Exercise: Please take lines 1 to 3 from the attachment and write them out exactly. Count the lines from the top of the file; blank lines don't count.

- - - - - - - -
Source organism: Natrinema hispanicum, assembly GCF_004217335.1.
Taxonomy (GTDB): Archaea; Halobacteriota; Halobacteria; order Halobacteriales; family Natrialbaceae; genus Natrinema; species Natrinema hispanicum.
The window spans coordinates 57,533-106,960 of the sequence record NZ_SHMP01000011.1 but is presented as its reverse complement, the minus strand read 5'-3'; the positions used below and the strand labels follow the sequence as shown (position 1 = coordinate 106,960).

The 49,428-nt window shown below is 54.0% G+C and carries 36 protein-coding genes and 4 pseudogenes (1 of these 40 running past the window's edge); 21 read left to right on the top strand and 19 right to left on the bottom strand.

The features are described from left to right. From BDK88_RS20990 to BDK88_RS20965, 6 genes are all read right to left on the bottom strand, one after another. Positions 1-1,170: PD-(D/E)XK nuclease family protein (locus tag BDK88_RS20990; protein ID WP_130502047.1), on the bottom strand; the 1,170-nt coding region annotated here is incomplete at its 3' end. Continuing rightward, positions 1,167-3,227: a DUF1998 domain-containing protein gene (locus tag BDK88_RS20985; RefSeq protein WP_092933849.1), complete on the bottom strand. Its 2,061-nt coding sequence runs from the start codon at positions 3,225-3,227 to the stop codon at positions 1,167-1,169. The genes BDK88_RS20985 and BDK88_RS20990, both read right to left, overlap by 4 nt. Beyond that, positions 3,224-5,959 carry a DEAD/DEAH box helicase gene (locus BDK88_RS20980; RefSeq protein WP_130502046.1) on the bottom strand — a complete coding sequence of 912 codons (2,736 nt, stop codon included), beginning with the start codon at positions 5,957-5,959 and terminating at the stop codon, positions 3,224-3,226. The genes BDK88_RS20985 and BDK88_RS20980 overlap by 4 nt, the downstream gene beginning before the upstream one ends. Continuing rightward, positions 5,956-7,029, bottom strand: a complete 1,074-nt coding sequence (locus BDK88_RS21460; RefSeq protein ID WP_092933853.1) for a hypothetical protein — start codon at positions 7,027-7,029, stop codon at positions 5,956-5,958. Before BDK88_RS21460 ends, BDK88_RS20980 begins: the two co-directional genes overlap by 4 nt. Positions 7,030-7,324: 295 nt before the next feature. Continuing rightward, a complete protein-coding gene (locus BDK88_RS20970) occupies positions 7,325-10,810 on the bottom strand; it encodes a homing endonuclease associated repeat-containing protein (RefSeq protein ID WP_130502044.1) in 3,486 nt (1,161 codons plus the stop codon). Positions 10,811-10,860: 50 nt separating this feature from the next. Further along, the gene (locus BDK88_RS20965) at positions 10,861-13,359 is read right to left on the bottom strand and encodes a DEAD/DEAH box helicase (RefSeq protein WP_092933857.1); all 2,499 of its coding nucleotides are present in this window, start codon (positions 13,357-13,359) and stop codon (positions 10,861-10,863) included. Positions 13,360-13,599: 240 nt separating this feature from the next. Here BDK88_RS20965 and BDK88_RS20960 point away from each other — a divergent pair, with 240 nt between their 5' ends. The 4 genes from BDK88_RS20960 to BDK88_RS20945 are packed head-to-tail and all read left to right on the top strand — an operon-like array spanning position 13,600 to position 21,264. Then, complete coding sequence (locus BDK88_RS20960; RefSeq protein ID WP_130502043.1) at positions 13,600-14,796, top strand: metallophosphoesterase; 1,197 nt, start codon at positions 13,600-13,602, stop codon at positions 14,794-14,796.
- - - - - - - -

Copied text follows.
Source organism: Natrinema hispanicum, assembly GCF_004217335.1.
Taxonomy (GTDB): Archaea; Halobacteriota; Halobacteria; order Halobacteriales; family Natrialbaceae; genus Natrinema; species Natrinema hispanicum.
The window spans coordinates 57,533-106,960 of the sequence record NZ_SHMP01000011.1 but is presented as its reverse complement, the minus strand read 5'-3'; the positions used below and the strand labels follow the sequence as shown (position 1 = coordinate 106,960).